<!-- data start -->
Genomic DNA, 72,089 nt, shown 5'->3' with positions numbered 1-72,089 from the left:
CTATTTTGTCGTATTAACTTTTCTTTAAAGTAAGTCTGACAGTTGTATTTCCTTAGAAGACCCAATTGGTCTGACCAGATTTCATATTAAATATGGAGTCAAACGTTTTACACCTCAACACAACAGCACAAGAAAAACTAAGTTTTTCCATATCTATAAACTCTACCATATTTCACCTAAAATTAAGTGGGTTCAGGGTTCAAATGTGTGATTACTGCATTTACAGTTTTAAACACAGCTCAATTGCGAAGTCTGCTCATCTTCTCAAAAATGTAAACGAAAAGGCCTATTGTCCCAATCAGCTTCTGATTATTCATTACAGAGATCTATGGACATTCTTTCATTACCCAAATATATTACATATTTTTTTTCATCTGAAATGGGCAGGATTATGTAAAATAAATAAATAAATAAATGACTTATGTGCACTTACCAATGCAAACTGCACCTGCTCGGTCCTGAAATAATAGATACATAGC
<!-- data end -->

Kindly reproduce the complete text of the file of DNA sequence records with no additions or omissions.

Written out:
Genomic DNA, 72,089 nt, shown 5'->3' with positions numbered 1-72,089 from the left:
CTATTTTGTCGTATTAACTTTTCTTTAAAGTAAGTCTGACAGTTGTATTTCCTTAGAAGACCCAATTGGTCTGACCAGATTTCATATTAAATATGGAGTCAAACGTTTTACACCTCAACACAACAGCACAAGAAAAACTAAGTTTTTCCATATCTATAAACTCTACCATATTTCACCTAAAATTAAGTGGGTTCAGGGTTCAAATGTGTGATTACTGCATTTACAGTTTTAAACACAGCTCAATTGCGAAGTCTGCTCATCTTCTCAAAAATGTAAACGAAAAGGCCTATTGTCCCAATCAGCTTCTGATTATTCATTACAGAGATCTATGGACATTCTTTCATTACCCAAATATATTACATATTTTTTTTCATCTGAAATGGGCAGGATTATGTAAAATAAATAAATAAATAAATGACTTATGTGCACTTACCAATGCAAACTGCACCTGCTCGGTCCTGAAATAATAGATACATAGC